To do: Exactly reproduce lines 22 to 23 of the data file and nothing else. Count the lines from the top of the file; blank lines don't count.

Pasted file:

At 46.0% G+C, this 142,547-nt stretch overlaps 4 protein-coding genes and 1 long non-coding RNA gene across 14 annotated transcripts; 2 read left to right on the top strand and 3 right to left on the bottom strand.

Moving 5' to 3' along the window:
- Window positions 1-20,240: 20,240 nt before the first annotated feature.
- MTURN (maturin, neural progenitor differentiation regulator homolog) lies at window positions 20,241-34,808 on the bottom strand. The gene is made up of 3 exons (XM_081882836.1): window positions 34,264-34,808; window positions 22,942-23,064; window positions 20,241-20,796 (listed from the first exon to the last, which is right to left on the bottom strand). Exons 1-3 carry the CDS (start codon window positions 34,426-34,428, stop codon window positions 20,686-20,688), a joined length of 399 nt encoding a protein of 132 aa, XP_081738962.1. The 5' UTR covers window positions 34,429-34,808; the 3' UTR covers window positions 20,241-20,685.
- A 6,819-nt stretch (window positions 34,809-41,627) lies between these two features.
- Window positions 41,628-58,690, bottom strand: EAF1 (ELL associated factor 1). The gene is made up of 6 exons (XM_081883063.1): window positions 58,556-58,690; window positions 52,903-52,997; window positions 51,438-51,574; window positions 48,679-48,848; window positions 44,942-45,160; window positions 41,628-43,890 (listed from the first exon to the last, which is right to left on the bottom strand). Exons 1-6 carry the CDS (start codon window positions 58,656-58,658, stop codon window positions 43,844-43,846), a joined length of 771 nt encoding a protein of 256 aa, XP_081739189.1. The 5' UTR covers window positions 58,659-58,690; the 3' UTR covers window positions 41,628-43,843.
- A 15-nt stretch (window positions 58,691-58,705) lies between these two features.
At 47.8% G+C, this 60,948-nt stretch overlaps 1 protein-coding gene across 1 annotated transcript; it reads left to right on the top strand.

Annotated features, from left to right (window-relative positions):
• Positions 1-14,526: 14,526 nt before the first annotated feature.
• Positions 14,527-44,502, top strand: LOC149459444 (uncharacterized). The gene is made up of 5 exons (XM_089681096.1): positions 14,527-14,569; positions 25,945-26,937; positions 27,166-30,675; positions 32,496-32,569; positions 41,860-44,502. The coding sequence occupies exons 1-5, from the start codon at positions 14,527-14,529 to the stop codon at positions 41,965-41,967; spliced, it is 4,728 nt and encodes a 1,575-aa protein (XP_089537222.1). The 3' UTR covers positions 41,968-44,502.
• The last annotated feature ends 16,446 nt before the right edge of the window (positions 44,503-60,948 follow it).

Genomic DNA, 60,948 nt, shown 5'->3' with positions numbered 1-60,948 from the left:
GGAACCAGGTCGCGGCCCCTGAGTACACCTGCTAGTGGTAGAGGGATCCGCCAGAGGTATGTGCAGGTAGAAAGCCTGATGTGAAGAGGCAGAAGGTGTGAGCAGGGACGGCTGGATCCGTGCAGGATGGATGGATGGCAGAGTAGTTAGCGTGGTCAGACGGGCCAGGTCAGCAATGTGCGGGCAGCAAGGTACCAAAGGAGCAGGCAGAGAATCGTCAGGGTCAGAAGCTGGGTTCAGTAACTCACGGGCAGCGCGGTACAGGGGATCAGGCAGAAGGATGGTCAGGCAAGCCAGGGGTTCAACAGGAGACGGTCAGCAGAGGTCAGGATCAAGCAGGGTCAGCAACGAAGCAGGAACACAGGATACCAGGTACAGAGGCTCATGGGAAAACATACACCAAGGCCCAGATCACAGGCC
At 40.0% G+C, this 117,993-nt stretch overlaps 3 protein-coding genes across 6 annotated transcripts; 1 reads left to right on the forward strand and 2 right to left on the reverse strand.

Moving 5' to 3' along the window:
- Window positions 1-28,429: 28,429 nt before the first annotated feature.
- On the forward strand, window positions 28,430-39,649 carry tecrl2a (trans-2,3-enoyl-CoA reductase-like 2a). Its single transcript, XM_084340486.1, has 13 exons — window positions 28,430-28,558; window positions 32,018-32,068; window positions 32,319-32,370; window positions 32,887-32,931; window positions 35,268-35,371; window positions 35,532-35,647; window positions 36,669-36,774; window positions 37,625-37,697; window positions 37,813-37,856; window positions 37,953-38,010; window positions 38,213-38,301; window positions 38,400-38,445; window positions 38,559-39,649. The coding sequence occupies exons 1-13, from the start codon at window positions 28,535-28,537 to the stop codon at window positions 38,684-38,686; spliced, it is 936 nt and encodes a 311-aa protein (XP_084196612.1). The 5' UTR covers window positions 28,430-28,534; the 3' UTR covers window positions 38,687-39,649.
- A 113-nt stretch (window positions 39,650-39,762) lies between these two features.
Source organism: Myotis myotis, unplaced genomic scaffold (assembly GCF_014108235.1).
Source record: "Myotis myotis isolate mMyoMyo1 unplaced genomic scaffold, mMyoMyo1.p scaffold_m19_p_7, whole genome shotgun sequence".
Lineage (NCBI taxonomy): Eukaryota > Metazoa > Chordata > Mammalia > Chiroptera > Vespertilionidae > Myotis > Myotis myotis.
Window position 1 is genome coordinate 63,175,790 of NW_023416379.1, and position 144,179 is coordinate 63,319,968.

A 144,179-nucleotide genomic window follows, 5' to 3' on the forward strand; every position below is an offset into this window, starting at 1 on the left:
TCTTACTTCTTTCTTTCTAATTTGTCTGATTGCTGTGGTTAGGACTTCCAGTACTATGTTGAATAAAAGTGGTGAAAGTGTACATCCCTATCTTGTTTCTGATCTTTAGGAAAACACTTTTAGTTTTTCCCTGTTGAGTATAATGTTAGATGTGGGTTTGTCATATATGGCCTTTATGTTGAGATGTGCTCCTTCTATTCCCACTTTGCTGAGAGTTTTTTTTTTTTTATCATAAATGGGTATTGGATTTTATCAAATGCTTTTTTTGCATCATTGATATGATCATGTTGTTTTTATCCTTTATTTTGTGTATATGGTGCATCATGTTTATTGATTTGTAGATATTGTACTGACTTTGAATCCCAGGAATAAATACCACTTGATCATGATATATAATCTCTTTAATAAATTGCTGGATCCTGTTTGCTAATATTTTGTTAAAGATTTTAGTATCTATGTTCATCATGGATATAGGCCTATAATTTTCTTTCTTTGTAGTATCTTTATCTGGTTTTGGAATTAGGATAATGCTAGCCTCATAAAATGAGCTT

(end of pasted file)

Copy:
Lineage (NCBI taxonomy): Eukaryota > Metazoa > Chordata > Mammalia > Chiroptera > Vespertilionidae > Myotis > Myotis myotis.
Window position 1 is genome coordinate 63,175,790 of NW_023416379.1, and position 144,179 is coordinate 63,319,968.